Recent examples of CDC’s response to some public health challenges I just wanted to briefly go through some of these. Just during the year 2010 through 2011, CDC participated in more than 750 outbreak and field investigations in 49 states, 59 U.S. Trust Territories and 35 countries. CDC has helped to investigate just in 2011, 222 foodborne outbreaks.

And during H1N1 CDC helped prevent somewhere between 713,000 and 1.5 million influenza cases, 12,000 to 23,000 hospitalizations and somewhere between 620 and over 1100 deaths that CDC’s work helped to prevent.

As an example of public health emergency for which CDC issued a legal response, I’d like to talk a bit about monkeypox. Monkeypox is a rare viral disease. It’s related to smallpox but it’s much, much less infectious and a milder than smallpox.

Monkeypox was introduced into the U.S. in 2003 through a shipment of African rodents -- specifically giant Gambian rats. Believe it or not, there are people in the U.S. who like to have giant Gambian rats as pets. And in a minute I’ll show you what such pets look like and you can decide for yourself whether they would be something cute and cuddly or something to maybe be more fearful of.

In the United States, prairie dogs became infected by these rodents from Africa and prairie dogs therefore became vectors for transmitting the virus to humans.

So here is a picture of a Gambian giant rat. And so monkeypox is actually endemic to Gambian giant rats. It is not something endemic to the U.S., but what’s thought to have happened is that a shipment of African rodents were placed nearby a shipment of prairie dogs in the same pet store. And giant Gambian rats can easily spread monkeypox to prairie dogs and prairie dogs can pretty easily spread as we’ve learned monkeypox to humans.

And so the legal response to this monkeypox outbreak was that on June 11, 2003, CDC and FDA together issued a joint order announcing an immediate embargo on the importation of all rodents from Africa and prohibiting the transportation, distribution or release of prairie dogs and also other African rodents within the U.S.

Since then though this embargo has been lifted. And by the way, the reason it was a joint order is the way the legal authorities work. CDC is responsible for the importation of rodents and other animals and I’m talking about the importation from some place outside the U.S., where FDA is responsible for the interstate and intrastate transfer and sale and distribution of such rodents and other animals.

So there needed to be a joint order because it was CDC who had the authority to prevent the importation of rodents from Africa, but it was FDA who had the legal authority to prohibit the transportation, distribution or release of prairie dogs within the U.S. So that’s why there was a joint order.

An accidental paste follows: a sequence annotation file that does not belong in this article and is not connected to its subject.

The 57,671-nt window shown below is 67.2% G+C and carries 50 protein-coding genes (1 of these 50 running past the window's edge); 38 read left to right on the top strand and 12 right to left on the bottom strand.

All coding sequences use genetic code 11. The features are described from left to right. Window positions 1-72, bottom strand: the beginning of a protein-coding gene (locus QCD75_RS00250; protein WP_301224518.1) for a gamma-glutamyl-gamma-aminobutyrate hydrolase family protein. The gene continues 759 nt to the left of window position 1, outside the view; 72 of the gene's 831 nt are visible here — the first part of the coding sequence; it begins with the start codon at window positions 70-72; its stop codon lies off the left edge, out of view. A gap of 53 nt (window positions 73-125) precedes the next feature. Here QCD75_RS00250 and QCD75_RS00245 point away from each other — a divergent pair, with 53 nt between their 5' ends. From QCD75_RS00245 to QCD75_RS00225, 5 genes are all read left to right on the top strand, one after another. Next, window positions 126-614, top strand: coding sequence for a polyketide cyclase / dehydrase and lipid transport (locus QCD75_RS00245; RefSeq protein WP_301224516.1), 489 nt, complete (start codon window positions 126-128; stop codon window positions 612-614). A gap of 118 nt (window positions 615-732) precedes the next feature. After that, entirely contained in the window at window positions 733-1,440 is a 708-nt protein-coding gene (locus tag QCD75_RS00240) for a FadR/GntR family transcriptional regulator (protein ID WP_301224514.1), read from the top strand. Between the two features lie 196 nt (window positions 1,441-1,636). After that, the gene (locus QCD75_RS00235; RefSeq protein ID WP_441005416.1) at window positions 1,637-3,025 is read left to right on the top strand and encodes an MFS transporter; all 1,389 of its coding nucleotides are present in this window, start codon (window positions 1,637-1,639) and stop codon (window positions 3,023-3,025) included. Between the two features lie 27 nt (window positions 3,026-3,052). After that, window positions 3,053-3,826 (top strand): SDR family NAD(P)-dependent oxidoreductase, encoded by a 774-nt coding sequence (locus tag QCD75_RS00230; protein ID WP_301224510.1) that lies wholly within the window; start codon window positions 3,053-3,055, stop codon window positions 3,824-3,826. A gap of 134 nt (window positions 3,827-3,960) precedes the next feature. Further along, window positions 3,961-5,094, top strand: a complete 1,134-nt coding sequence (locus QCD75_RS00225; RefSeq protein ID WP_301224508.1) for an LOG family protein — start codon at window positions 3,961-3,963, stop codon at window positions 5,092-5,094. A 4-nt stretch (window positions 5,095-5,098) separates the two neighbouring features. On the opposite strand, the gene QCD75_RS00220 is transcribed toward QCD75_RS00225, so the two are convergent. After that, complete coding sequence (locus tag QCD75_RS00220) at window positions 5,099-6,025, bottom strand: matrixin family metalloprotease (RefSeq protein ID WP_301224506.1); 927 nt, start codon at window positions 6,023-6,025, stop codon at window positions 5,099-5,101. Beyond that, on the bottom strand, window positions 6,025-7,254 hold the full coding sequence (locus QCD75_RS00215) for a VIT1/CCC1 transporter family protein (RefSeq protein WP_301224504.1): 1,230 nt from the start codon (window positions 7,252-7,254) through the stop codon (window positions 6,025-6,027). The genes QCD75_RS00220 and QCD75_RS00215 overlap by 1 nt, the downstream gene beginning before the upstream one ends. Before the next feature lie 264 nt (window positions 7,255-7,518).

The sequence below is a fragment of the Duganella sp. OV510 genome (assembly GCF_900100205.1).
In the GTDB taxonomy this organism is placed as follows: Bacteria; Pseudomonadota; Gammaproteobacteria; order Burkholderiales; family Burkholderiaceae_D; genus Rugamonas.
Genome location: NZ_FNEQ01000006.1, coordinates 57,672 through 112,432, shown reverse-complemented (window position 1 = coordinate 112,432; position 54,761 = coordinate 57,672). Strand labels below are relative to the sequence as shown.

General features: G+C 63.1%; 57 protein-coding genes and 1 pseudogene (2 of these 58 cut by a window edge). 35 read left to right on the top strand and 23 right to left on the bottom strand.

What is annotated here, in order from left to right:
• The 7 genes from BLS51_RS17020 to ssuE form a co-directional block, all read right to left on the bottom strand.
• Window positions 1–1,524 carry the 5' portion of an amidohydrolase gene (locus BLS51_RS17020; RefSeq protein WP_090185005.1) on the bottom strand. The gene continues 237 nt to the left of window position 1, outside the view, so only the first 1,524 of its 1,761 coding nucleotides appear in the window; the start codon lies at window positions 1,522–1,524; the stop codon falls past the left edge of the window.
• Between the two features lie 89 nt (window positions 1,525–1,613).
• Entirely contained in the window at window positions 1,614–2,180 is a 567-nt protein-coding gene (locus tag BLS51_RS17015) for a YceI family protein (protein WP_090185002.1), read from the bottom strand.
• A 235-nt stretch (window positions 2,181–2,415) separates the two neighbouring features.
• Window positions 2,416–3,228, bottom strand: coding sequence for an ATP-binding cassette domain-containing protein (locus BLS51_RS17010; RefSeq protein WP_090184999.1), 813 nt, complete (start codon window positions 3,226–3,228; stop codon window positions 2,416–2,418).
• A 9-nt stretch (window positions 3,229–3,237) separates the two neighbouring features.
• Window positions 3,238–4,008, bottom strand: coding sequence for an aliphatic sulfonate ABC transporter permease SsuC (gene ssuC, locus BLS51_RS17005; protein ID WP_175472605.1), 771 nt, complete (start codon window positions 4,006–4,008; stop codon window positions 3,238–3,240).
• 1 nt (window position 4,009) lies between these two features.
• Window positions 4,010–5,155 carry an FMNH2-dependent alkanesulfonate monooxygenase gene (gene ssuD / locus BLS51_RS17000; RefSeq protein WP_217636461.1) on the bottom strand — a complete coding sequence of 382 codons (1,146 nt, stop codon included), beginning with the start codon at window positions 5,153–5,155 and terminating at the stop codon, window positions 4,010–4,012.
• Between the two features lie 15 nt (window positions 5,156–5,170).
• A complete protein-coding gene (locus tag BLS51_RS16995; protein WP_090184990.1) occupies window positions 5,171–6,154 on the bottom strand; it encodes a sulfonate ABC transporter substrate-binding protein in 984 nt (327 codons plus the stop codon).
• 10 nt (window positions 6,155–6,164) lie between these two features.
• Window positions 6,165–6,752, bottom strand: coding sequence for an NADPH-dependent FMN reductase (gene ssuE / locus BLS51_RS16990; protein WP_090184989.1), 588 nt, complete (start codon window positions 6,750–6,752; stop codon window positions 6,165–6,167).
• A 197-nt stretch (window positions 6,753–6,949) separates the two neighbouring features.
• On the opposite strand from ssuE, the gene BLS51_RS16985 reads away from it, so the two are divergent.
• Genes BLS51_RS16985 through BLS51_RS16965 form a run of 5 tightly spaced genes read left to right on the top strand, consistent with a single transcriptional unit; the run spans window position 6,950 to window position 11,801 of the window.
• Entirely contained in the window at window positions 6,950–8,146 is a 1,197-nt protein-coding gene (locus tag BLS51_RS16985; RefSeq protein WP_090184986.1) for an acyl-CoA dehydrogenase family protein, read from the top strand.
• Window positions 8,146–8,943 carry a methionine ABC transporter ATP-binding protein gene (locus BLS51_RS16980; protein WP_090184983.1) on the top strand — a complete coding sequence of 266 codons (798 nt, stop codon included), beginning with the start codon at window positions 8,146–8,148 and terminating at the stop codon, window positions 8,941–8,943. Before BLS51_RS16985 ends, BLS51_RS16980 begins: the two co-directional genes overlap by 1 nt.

The embargo though has since been lifted. Currently CDC’s embargo is still in place. Even today there is an embargo on the importation of all rodents from Africa. But the FDA embargo was lifted.

And currently if you in the U.S., if anyone in the U.S. wants to purchase or transport or distribute or release prairie dogs, there is no federal law that would prohibit that. There could be some state statutes that govern the sale or transport of prairie dogs -- which are also common pets it turns out. But there’s no federal law currently in place because this embargo was lifted.

And that makes sense because monkeypox is endemic again to giant Gambian rats and so the thought is if we prevent these giant Gambian rats from entering the U.S., then we’ll prohibit and prevent the spread of monkeypox because the monkeypox won’t then infect prairie dogs who would then infect humans.

So that is one example of the federal government’s legal response to a public health emergency. And monkeypox was never an officially legally declared public health emergency, but nonetheless it was still considered a public health emergency, (kind of the lowercase E).

So I want to talk now a bit more about CDC’s legal authority to respond to public health emergencies. I did just give an example of one of CDC’s legal authorities -- the legal authority to issue an embargo against the importation of giant Gambian rats. I want to talk about some additional authorities however.

So in general - and I need to talk about actually the U.S. Constitution before I get in to CDC’s authorities. In general, under the U.S. Constitution it is states not the federal government that’s primarily responsible for controlling disease spread within their borders and that’s because of the Tenth Amendment to the U.S. Constitution.

The U.S. Constitution states that the police power, that is the power to protect the health and welfare of citizens, rests with the states. And in fact all powers belong to state governments not the federal governments unless there is a specific enumerated power.

And the idea is that states have what is called plenary power -- P-L-E-N-A-R-Y. States have plenary power -- which means most or plenty of power -- and the federal government is a government of very limited powers and the federal government can only act in ways that are specifically enumerated or listed in the U.S. Constitution.